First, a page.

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  • An Oracle White Paper

    January 2013

    Evaluating and Comparing Oracle Database Appliance Performance

  • Evaluating and Comparing Oracle Database Appliance Performance

    Executive Summary ........................................................................... 2

    Audience ........................................................................................... 3

    Objectives ......................................................................................... 3

    Oracle Database Appliance performance architecture ....................... 4

    Oracle Database Appliance Database configuration templates ......... 5

    What is Swingbench? ........................................................................ 6

    Swingbench download and setup ...................................................... 7

    Part I. Order Entry benchmark (OLTP) .............................................. 8

    Database and schema setup ......................................................... 8

    Swingbench workload setup ........................................................ 11

    OE workload testing performance results .................................... 12

    Database and Operating System statistics .................................. 14

    Part II. Sales History benchmark (DSS) ........................................... 17

    Database and schema setup ....................................................... 17

    Swingbench workload setup ........................................................ 18

    SH workload testing performance results .................................... 20

    Database and Operating System statistics .................................. 20

    Conclusion ...................................................................................... 21

    Appendix A: Post database deployment script (OE) ........................ 22

    Appendix B: Swingbench configuration file for OE benchmark ........ 23

    Appendix C: Swingbench configuration file for SH benchmark ........ 27

    Appendix D: Script to issue workload and collect database statistics 30

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    Executive Summary

    Oracle Database Appliance is a highly available Oracle database system. It is an integrated, pre-built, pre-tuned, packaged database solution that contains hardware, software, networking, and storage, all in a single 4-U rack mountable box. The hardware and software configuration of Oracle Database Appliance provides redundancy and protects against all single points of failures within in the system.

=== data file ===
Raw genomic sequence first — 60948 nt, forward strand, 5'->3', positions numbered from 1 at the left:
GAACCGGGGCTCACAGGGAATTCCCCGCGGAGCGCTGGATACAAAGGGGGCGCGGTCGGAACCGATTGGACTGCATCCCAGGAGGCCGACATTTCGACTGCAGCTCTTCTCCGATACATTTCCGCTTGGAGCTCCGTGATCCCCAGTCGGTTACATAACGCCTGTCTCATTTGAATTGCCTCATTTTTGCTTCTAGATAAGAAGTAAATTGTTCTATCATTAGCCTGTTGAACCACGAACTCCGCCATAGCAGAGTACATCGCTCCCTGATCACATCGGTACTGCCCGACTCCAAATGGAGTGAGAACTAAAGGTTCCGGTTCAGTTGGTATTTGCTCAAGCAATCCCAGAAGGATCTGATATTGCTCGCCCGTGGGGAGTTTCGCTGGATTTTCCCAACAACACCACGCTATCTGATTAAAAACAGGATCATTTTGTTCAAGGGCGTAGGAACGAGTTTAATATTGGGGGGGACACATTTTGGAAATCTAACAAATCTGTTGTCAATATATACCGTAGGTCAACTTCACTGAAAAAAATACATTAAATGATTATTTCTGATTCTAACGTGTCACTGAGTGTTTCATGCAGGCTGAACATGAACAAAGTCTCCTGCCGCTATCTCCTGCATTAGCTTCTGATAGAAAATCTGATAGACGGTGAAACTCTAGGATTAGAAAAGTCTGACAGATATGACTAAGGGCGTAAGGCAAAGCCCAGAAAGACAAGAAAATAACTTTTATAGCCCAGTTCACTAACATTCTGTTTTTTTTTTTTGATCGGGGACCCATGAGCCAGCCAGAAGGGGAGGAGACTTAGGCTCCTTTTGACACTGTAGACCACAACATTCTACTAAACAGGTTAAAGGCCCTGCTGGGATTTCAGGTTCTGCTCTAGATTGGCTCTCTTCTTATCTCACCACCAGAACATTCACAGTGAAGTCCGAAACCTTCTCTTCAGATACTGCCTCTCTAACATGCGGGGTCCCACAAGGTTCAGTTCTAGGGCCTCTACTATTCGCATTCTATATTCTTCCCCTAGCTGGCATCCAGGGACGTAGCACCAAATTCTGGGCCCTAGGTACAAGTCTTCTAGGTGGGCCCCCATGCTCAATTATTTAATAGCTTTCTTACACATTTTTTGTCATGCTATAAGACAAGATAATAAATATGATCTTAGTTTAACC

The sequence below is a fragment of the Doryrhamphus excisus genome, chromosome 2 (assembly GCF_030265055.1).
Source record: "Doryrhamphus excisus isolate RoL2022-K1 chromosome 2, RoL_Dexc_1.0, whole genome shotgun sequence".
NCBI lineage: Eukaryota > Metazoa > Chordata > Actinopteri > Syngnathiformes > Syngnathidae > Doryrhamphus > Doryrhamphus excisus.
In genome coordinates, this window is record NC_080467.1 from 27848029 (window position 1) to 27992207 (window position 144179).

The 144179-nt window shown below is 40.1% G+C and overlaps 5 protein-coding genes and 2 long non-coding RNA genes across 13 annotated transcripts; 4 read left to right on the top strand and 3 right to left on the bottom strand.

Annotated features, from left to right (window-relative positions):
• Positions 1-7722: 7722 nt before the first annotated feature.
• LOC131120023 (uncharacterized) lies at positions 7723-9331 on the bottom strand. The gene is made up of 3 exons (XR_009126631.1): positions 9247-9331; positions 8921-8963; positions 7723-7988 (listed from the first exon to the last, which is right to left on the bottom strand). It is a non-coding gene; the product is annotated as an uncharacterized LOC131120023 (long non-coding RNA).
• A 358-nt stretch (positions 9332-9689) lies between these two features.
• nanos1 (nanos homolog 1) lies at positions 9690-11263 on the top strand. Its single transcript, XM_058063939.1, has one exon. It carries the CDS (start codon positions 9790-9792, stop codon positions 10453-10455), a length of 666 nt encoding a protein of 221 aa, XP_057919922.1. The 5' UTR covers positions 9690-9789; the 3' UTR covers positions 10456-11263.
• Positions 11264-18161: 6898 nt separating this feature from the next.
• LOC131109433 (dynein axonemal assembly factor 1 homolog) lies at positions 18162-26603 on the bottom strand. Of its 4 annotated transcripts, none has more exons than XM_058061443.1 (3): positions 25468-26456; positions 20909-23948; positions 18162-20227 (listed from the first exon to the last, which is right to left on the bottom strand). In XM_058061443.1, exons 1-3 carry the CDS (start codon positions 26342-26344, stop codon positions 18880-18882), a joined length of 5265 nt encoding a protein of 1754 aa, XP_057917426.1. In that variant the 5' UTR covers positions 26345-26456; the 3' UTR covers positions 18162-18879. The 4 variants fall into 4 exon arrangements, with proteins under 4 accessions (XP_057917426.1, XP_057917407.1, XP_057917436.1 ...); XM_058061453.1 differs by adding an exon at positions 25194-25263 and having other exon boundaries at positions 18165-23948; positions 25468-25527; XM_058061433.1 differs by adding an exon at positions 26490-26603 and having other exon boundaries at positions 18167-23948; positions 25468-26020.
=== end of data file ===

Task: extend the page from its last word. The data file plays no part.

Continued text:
Figure 1: Oracle Database Appliance Front Panel

    Specifically, Oracle Database Appliance is a two node, Intel X-86 cluster with direct attached SAS and SSD storage. It runs standard, time-tested software components, such as Oracle Linux operating system (OS), Oracle Relational Database Management System (RDBMS), Oracle Real Application Clusters software (RAC), Oracle Clusterware and Oracle Automatic Storage Management (ASM). The pre-built, pre-tested, and pre-tuned configuration ensures that Oracle Database Appliance can be deployed rapidly and does not require typical efforts to tune the configuration. Further, Oracle Database Appliance includes Oracle Appliance Manager, to manage and maintain the system, including patching, upgrades, and troubleshooting. The purpose of this white paper is to demonstrate and document the performance of OLTP and DSS like workloads executing on Oracle Database Appliance as well as to provide a procedure for system architects and database administrators to compare performance of a standardized Swingbench (a freely available performance testing tool) workloads executing on Oracle Database Appliance vis--vis a legacy environment. During the performance testing conducted as part of documenting these results, Oracle Database Appliance demonstrated scalable performance for both OLTP and DSS type of database workloads. With all 24 cores active, Oracle Database Appliance supported 10,000 concurrent Swingbench users, and more than 9800 Swingbench transactions per second while maintaining an average response time of less than 30ms. Also, with the DSS type workload Oracle Database Appliance easily supported a sustained IO throughput of more than 2400 MB/Second.

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    Audience

    This white paper will be useful for IT Department heads, Database Management Directors and Managers, Database Architects, CTOs, CIOs, and Purchase Managers who may be interested in understanding or evaluating the performance capabilities of Oracle Database Appliance. Oracle Database Administrators, System Administrators, and Storage Administrators may find the information useful in conducting performance tests in their own environments. They will learn the best practices that can further improve the performance of specific workloads running on Oracle Database Appliance.